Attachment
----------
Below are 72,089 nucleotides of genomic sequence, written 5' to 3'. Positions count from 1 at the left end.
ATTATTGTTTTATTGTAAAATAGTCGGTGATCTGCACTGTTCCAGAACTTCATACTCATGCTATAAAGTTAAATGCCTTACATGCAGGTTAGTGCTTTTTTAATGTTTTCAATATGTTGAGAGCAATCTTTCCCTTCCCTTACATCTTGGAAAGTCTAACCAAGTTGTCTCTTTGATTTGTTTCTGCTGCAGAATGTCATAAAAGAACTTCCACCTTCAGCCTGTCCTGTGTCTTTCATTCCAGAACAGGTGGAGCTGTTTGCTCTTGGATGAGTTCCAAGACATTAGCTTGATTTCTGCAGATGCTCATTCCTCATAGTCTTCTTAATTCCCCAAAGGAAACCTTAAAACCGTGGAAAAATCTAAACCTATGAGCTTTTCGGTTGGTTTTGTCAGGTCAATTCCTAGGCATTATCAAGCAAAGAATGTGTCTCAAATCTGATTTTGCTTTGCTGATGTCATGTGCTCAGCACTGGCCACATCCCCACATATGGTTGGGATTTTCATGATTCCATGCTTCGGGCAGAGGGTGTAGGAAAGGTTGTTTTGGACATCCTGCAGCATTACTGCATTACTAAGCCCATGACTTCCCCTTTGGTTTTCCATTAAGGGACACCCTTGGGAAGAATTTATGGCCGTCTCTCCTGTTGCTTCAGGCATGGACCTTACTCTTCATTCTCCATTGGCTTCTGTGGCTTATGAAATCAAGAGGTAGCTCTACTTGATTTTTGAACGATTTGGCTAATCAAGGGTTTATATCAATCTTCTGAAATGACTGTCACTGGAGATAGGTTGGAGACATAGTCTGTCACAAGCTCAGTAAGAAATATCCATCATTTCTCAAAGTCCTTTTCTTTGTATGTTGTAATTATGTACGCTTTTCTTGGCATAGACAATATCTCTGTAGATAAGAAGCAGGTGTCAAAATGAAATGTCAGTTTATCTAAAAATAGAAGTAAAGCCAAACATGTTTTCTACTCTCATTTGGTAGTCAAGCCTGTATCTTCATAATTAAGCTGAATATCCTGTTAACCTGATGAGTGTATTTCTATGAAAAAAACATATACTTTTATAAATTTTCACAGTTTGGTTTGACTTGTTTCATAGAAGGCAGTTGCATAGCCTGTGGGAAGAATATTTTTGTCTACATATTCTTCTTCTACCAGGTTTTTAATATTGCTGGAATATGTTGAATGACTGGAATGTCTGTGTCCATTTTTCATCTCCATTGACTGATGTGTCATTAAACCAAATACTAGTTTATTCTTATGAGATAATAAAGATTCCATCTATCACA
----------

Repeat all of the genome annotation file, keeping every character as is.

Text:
Below are 72,089 nucleotides of genomic sequence, written 5' to 3'. Positions count from 1 at the left end.
ATTATTGTTTTATTGTAAAATAGTCGGTGATCTGCACTGTTCCAGAACTTCATACTCATGCTATAAAGTTAAATGCCTTACATGCAGGTTAGTGCTTTTTTAATGTTTTCAATATGTTGAGAGCAATCTTTCCCTTCCCTTACATCTTGGAAAGTCTAACCAAGTTGTCTCTTTGATTTGTTTCTGCTGCAGAATGTCATAAAAGAACTTCCACCTTCAGCCTGTCCTGTGTCTTTCATTCCAGAACAGGTGGAGCTGTTTGCTCTTGGATGAGTTCCAAGACATTAGCTTGATTTCTGCAGATGCTCATTCCTCATAGTCTTCTTAATTCCCCAAAGGAAACCTTAAAACCGTGGAAAAATCTAAACCTATGAGCTTTTCGGTTGGTTTTGTCAGGTCAATTCCTAGGCATTATCAAGCAAAGAATGTGTCTCAAATCTGATTTTGCTTTGCTGATGTCATGTGCTCAGCACTGGCCACATCCCCACATATGGTTGGGATTTTCATGATTCCATGCTTCGGGCAGAGGGTGTAGGAAAGGTTGTTTTGGACATCCTGCAGCATTACTGCATTACTAAGCCCATGACTTCCCCTTTGGTTTTCCATTAAGGGACACCCTTGGGAAGAATTTATGGCCGTCTCTCCTGTTGCTTCAGGCATGGACCTTACTCTTCATTCTCCATTGGCTTCTGTGGCTTATGAAATCAAGAGGTAGCTCTACTTGATTTTTGAACGATTTGGCTAATCAAGGGTTTATATCAATCTTCTGAAATGACTGTCACTGGAGATAGGTTGGAGACATAGTCTGTCACAAGCTCAGTAAGAAATATCCATCATTTCTCAAAGTCCTTTTCTTTGTATGTTGTAATTATGTACGCTTTTCTTGGCATAGACAATATCTCTGTAGATAAGAAGCAGGTGTCAAAATGAAATGTCAGTTTATCTAAAAATAGAAGTAAAGCCAAACATGTTTTCTACTCTCATTTGGTAGTCAAGCCTGTATCTTCATAATTAAGCTGAATATCCTGTTAACCTGATGAGTGTATTTCTATGAAAAAAACATATACTTTTATAAATTTTCACAGTTTGGTTTGACTTGTTTCATAGAAGGCAGTTGCATAGCCTGTGGGAAGAATATTTTTGTCTACATATTCTTCTTCTACCAGGTTTTTAATATTGCTGGAATATGTTGAATGACTGGAATGTCTGTGTCCATTTTTCATCTCCATTGACTGATGTGTCATTAAACCAAATACTAGTTTATTCTTATGAGATAATAAAGATTCCATCTATCACA